URBAN GARDENING: Five useful tips to save time growing food

Like emails, dusting and dishes, it often feels like the moment you’ve completed your tasks, they start to pile up all over again.

It can be challenging to find the time to grow food in a busy urban life. Here a
Gardening can make your life very busy. Photo by Rebecca Cuttler.

Can you really grow your own food with a full-time job and a normal urban lifestyle? The answer is yes. The key is efficiency, organization, and perseverance.

The work of gardening can be intense. Like emails, dusting and dishes, it often feels like the moment you’ve completed your tasks, they start to pile up all over again. Weeds start growing back. There are always more seeds to plant. More crops to harvest. Pests to trouble-shoot. It’s never truly “done." And with the average city-dweller’s life being full of work, errands, exercise and social obligations, growing food requires a high level of commitment.

I don’t live near my garden. It’s on the other side of town in my family’s backyard, a 40-minute bike ride away. My average week looks like this: Monday to Friday, I’m away from the garden at my full-time job. During this time, I get watering support from my parents. On Saturday mornings, I hop on my bike and spend the next six to eight hours harvesting, sowing seeds, taking photos and doing garden maintenance projects in our backyard farm, which consists of six four-by-eight-foot raised beds and a few side areas. Then, we celebrate with a family meal.

Commuting to my garden has forced me to be very efficient with my time. I can’t just step out and grab lettuce for tonight’s dinner. Instead, I have to harvest large amounts once per week, almost like running a CSA (community-supported agriculture) program for just me and my loved ones. While I wish I lived at my garden, in many ways I’m grateful for the constraints. They’ve taught me that the more focused and organized I am, the more easily I can enter a flow-state of pure relaxation and really enjoy being in the garden.

It can be challenging to find the time to grow food in a busy urban life. Here a

Harvesting tiny blueberries can make for time-consuming but rewarding work. Photo by Rebecca Cuttler.

I rely on the five habits below. While your garden may be smaller than ours, or located closer to home, these principles can still be extremely helpful when it comes to fitting the work of growing food into your life.

 

Five ways to save time in your garden

1. Designate one day per week as your “gardening day."
Many tasks, like sowing seeds, pruning tomatoes and weeding, are well-suited to batching together in a weekly schedule. Once you’re in ‘garden mode’, it’s easier to get everything done.

2. Have a garden plan.
By knowing when to plant seeds and where you’re putting them, you can maximize space and make quick decisions. Even a rough sketch of where each crop is going can really take your garden to the next level.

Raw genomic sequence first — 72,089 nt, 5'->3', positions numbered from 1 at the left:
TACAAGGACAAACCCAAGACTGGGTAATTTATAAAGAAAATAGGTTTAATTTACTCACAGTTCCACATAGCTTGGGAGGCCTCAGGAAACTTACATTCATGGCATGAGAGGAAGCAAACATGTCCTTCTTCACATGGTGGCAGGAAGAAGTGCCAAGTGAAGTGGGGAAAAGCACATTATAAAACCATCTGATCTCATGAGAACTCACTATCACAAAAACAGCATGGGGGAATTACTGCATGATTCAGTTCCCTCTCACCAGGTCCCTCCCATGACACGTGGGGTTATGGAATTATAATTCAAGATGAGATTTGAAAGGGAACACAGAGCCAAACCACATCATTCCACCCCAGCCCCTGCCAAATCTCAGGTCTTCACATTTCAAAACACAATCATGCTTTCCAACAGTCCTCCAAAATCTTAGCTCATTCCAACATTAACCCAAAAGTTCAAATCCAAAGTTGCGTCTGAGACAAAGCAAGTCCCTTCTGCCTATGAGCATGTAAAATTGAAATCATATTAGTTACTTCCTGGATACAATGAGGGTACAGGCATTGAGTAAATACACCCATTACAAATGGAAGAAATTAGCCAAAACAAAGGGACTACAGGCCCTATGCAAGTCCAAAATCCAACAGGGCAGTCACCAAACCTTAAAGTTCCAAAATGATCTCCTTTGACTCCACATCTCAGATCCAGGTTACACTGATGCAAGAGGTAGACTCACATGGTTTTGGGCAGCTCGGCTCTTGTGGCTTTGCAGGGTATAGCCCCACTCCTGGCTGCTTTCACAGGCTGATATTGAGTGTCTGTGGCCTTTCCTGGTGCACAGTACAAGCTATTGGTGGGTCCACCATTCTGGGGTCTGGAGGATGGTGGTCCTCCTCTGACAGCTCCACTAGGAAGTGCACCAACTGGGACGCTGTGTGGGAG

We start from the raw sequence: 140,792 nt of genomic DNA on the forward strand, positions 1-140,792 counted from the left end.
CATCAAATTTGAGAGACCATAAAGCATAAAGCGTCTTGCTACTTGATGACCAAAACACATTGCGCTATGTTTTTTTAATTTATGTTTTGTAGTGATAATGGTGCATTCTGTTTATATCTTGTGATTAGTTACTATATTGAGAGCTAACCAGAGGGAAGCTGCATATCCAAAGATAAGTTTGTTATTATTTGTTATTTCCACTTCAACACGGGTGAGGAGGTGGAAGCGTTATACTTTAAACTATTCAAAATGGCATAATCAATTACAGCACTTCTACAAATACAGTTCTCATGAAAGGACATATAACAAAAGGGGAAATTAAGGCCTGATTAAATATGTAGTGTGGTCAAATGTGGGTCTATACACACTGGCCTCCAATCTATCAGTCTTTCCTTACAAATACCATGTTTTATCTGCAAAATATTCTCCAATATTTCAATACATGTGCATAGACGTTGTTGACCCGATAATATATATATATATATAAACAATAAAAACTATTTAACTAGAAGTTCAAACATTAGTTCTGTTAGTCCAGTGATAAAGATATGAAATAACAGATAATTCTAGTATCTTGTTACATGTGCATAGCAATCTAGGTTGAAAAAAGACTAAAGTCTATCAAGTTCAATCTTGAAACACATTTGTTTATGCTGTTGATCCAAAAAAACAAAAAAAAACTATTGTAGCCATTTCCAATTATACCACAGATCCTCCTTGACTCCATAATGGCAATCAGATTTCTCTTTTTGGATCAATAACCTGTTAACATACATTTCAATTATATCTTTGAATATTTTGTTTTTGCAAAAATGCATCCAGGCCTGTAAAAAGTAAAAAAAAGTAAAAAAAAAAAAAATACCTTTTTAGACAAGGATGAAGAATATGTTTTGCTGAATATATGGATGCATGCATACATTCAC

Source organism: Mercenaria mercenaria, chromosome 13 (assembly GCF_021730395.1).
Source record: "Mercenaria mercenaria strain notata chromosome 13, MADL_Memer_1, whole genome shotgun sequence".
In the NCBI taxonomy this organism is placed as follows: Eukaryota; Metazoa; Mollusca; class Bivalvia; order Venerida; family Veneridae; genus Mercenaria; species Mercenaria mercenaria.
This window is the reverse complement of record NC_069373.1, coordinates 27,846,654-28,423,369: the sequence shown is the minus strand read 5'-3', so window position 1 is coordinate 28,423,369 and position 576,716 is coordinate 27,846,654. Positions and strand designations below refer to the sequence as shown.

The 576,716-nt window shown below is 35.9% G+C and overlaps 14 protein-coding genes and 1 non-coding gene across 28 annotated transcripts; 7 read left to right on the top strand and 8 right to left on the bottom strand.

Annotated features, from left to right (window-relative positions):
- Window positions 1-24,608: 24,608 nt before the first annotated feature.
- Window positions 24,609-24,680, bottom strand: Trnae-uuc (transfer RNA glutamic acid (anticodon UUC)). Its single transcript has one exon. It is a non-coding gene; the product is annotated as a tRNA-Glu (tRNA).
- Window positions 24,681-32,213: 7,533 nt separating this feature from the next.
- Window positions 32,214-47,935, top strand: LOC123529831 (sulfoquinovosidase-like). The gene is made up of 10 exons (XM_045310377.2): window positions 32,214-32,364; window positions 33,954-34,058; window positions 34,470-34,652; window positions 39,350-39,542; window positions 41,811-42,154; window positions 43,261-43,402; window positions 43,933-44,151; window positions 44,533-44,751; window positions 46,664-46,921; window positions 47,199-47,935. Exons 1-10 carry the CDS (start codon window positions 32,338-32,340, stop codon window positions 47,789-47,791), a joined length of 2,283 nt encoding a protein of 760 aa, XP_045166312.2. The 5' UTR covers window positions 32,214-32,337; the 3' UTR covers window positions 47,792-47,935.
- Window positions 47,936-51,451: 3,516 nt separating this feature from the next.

3. Enlist the help of friends and family.
My parents are my gardening partners, watering, gathering supplies and handling various tasks between my visits. Friends often come by to help in exchange for a share of produce. With big garden projects, it’s very efficient to get help in exchange for part of the harvest.

4. Multitask… but not in the way you’re thinking.
Gardening is so much more than just gardening. It’s good exercise and a wonderful way to de-stress. It saves money and cuts down on time spent grocery shopping. If you invite people over to help, it’s a great way to socialize. I count my gardening hours against exercise, grocery shopping and chill-out time.

5. Use a checklist.
My biggest game-changer has been to create a garden checklist with my main recurring tasks, in a specific order that maximizes efficiency. This essentially ‘automates’ my garden days so that I don’t have to worry about forgetting anything. Each week, I print out a blank copy of the checklist on recycled paper, put it in a binder, and fill it out in the field. It doubles as my garden diary and includes a rough log of what I planted and harvested. The checklist has proven so helpful that I’ve made it available for free to anyone who signs up for the Abundant City newsletter.

One last thing: even when you’re highly efficient, the work of gardening can be exhausting during the spring and summer months. Stay with it. The slow time of winter will be here before you know it, and you’ll be wishing for the return of long sunny days outside, away from your computer, working with your hands.

Rebecca Cuttler is an urban gardening teacher, member of the Vancouver Food Policy Council and board member of the Environmental Youth Alliance. She blogs about urban food gardening at http://abundantcity.net.

It can be challenging to find the time to grow food in a busy urban life. Here a

Gardening is better with friends. Photos by Jason Margolis.

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